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UK Travel Industry Pay Gap Narrows But Women Still Paid Significantly Less

Updated: Nov 12, 2020

Despite taking the vast majority of new roles within the travel industry, women are still routinely being paid less than their male counterparts, according to new research from C&M Travel Recruitment and C&M Executive Recruitment.

October 29th, 2020 - A survey by C&M Travel Recruitment and C&M Executive Recruitment suggests that the travel industry’s gender pay gap has narrowed, but the average male worker still earned 14.2 per cent more than their female counterparts for the typical new travel job in 2019, compared to 18.4 per cent in 2018 and a gap of 12.8 per cent in 2017.

While men significantly out earned women overall last year, the gap was almost entirely a result of the large difference in pay received by the higher earners in travel.

For entry-level roles, men earned 1.0 per cent more than the average woman with £19,152 or a difference of £183, however the situation was reversed for mid-level positions with women out earning men by 0.5 per cent with an average wage of £25,392 – or a gap of £136.

The pay gap for senior travel roles was a slightly larger 1.4 per cent, with the average man taking home £32,463, which was £437 more than a female equivalent.

However, there remains a significant difference in pay for those in higher-paid executive roles with the salary gap standing at 11.94 per cent meaning the average man earns £55,278 which is £6,228 more than a woman in a comparable role. In fact, the pay gap for executive positions has increased from 10.6 per cent (or £5,742) in 2018.

Barbara Kolosinska, Director at C&M Travel Recruitment and C&M Executive Recruitment, said: "It's obviously good to see that the gender pay gap narrowed last year, but a difference of 14.2 per cent is still nothing at all to celebrate. What is positive is the increase in women being awarded higher-paid executive roles in travel. However, women in these senior roles are continuing to be paid far less than their male equivalents – with the gap actually increasing from 2018.

"While there is some good news to be found in these figures, the big question of course is what impact the Covid-19 pandemic will have on the gender pay gap. We don't yet have enough data to confidently predict the outcome, but the concern is that it will create a setback, with men being increasingly favoured for new placements instead of women due to the extra childcare commitments created by the pandemic. If this proves to be the case, it remains to be seen whether this will have a short or long-term impact on gender equality in our industry."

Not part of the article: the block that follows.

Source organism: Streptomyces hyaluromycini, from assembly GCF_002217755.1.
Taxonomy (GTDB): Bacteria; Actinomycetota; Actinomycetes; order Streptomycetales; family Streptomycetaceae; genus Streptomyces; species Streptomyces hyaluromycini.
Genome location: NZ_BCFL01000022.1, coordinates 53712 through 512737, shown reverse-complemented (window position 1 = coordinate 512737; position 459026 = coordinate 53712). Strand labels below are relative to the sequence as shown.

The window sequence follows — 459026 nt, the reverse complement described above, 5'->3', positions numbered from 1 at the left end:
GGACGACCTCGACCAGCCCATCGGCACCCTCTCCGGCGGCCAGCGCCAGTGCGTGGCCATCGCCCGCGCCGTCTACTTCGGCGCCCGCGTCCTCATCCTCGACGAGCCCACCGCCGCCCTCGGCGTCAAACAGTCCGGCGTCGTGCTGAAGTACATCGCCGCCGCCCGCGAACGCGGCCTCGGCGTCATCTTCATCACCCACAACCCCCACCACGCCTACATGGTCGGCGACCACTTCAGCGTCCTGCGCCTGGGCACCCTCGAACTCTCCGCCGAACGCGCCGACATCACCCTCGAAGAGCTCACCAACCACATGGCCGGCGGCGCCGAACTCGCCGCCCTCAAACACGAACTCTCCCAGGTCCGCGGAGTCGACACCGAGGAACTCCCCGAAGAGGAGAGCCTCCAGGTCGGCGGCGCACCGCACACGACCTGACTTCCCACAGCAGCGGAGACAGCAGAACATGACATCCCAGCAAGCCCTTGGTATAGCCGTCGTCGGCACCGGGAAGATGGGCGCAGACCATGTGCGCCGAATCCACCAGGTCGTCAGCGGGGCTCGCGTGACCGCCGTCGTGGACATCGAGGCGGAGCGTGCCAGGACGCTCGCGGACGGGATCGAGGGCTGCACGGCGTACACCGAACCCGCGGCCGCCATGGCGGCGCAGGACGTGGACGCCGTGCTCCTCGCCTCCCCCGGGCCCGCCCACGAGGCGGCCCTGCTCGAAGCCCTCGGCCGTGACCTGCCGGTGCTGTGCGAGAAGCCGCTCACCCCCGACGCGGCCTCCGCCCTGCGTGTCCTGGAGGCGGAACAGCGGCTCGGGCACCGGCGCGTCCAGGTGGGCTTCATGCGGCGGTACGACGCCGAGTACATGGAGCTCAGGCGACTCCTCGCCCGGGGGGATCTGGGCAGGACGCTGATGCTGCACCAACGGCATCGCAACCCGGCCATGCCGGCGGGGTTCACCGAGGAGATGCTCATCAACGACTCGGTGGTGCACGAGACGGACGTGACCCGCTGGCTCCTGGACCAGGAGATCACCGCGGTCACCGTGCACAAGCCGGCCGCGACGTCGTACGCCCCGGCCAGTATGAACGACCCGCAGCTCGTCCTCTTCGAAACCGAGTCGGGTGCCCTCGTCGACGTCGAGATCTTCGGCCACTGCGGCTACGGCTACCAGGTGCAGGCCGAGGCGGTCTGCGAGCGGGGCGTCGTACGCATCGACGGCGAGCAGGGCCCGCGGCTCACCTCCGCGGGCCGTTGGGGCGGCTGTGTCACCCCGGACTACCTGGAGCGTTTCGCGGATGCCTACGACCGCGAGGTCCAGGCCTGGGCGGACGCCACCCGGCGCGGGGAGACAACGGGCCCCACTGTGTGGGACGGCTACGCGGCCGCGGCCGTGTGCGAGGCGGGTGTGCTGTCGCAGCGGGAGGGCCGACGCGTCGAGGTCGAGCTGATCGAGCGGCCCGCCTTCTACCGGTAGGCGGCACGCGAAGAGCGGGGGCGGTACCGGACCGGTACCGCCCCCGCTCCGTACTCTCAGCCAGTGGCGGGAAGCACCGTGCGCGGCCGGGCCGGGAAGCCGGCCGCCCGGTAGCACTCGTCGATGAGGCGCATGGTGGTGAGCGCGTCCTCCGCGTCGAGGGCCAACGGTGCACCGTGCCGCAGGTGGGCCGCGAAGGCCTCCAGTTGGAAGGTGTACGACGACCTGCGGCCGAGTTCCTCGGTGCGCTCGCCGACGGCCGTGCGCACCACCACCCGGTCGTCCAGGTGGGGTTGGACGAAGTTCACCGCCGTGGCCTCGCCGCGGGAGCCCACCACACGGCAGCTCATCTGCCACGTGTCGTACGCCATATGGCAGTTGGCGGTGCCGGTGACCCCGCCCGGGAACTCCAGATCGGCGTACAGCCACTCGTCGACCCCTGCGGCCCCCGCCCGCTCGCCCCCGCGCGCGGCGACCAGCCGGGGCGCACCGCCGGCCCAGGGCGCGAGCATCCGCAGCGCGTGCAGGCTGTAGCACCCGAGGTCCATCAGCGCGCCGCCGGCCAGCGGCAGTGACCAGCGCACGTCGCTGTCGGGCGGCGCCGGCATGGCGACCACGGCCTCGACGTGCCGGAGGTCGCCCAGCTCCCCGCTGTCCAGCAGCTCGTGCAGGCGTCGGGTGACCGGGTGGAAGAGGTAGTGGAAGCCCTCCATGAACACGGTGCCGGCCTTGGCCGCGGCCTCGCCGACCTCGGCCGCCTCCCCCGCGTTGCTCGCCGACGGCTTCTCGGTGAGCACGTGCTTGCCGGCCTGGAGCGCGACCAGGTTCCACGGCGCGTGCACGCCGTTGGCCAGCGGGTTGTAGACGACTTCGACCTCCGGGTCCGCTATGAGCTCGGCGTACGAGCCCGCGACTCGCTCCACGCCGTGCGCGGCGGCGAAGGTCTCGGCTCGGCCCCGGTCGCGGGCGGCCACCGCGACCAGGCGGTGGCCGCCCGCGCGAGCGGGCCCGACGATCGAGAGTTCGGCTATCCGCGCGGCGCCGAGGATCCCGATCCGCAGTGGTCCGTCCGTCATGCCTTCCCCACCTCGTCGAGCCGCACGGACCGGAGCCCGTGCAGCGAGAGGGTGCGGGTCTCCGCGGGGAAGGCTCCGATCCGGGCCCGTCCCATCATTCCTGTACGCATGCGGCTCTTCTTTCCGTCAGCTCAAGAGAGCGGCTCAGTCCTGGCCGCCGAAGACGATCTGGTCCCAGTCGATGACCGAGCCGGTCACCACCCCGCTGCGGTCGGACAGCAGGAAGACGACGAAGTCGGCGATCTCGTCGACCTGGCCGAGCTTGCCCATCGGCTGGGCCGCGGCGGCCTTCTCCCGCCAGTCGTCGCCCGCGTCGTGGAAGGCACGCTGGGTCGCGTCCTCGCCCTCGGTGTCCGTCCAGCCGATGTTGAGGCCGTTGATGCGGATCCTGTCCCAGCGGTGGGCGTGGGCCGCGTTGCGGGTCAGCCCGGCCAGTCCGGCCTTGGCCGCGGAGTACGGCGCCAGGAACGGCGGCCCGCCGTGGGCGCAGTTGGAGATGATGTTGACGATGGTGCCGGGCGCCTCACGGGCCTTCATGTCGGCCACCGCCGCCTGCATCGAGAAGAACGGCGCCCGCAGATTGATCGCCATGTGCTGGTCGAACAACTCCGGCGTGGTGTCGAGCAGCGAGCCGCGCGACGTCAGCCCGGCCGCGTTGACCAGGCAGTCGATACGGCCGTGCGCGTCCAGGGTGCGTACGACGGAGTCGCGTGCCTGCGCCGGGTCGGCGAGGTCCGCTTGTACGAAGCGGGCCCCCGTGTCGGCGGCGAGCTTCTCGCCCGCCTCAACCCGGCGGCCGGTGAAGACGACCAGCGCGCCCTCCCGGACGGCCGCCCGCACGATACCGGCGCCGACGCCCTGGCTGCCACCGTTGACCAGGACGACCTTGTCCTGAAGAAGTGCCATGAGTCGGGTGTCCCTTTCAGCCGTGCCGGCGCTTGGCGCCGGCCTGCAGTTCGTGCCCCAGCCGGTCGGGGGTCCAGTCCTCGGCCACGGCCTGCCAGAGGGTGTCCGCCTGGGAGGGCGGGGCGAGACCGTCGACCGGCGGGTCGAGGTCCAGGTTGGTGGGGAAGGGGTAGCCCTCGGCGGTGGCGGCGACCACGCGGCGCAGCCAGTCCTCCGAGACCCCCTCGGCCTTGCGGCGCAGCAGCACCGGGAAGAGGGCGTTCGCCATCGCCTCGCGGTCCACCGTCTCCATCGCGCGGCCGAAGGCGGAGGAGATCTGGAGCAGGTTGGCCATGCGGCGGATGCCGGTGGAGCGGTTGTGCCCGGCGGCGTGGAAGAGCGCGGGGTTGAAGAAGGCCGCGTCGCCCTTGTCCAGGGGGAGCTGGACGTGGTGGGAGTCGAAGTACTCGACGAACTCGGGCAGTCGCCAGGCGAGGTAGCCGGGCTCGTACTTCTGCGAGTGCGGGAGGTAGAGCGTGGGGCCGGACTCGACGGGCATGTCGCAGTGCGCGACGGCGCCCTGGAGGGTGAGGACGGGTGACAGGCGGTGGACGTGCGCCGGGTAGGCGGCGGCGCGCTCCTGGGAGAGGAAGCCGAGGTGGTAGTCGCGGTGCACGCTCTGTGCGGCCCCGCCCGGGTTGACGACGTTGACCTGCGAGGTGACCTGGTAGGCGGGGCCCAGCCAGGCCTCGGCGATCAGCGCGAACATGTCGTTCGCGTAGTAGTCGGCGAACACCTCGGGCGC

Claire Osborne, Chair at The Association of Women Travel Executives (AWTE), added: "It's encouraging to see the gender pay gap continues to close in many areas within the travel industry, but it's clear that we still have some way to go before we achieve parity - particularly in the executive level roles where the gap is at its widest, with many women effectively still working for free for the last six weeks of every year. The gap at entry level is now very low, possibly indicating women are valuing themselves more highly as they come into the industry which gives some hope for the future as they progress in their careers. The number of women gaining opportunities in our industry is also encouraging, especially seeing that the disparity at senior level is closing, with women taking more than 50 per cent of new appointments. The more women we have involved in decision making will bring us closer to a level playing field.

"As Barbara mentions, it's unclear how the Covid-19 pandemic will impact women in the industry, as roles are cut and fewer opportunities become available. So here at AWTE we will be focusing on offering support to our members to help them focus on positive action and maintaining and growing their network in travel."


About The Author

Karl Sigurdsson - Senior Contributor

Karl is a senior contributor at and knows the European travel industry inside out. Karl is a freelance travel writer specialising in the European market. Karl studied at both Stockholm University and Reading University.

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